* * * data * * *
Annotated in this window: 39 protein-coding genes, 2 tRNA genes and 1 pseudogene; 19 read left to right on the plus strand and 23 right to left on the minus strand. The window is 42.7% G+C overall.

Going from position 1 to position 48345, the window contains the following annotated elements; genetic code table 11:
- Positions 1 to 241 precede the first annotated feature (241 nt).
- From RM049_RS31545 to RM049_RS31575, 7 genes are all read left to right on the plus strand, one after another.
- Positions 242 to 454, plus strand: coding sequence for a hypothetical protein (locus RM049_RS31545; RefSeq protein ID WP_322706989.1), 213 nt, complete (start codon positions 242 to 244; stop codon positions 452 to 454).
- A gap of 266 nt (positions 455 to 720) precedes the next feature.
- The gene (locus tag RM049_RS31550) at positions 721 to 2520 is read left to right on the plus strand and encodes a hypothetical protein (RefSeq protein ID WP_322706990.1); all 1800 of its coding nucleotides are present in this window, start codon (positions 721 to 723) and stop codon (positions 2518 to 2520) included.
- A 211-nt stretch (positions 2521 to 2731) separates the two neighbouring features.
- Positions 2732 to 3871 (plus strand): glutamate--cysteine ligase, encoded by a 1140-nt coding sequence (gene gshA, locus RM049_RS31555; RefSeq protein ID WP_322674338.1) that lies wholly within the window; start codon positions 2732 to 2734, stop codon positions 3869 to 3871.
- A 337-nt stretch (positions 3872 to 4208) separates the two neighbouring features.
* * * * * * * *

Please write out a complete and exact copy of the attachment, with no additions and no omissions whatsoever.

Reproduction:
Annotated in this window: 39 protein-coding genes, 2 tRNA genes and 1 pseudogene; 19 read left to right on the plus strand and 23 right to left on the minus strand. The window is 42.7% G+C overall.

Going from position 1 to position 48345, the window contains the following annotated elements; genetic code table 11:
- Positions 1 to 241 precede the first annotated feature (241 nt).
- From RM049_RS31545 to RM049_RS31575, 7 genes are all read left to right on the plus strand, one after another.
- Positions 242 to 454, plus strand: coding sequence for a hypothetical protein (locus RM049_RS31545; RefSeq protein ID WP_322706989.1), 213 nt, complete (start codon positions 242 to 244; stop codon positions 452 to 454).
- A gap of 266 nt (positions 455 to 720) precedes the next feature.
- The gene (locus tag RM049_RS31550) at positions 721 to 2520 is read left to right on the plus strand and encodes a hypothetical protein (RefSeq protein ID WP_322706990.1); all 1800 of its coding nucleotides are present in this window, start codon (positions 721 to 723) and stop codon (positions 2518 to 2520) included.
- A 211-nt stretch (positions 2521 to 2731) separates the two neighbouring features.
- Positions 2732 to 3871 (plus strand): glutamate--cysteine ligase, encoded by a 1140-nt coding sequence (gene gshA, locus RM049_RS31555; RefSeq protein ID WP_322674338.1) that lies wholly within the window; start codon positions 2732 to 2734, stop codon positions 3869 to 3871.
- A 337-nt stretch (positions 3872 to 4208) separates the two neighbouring features.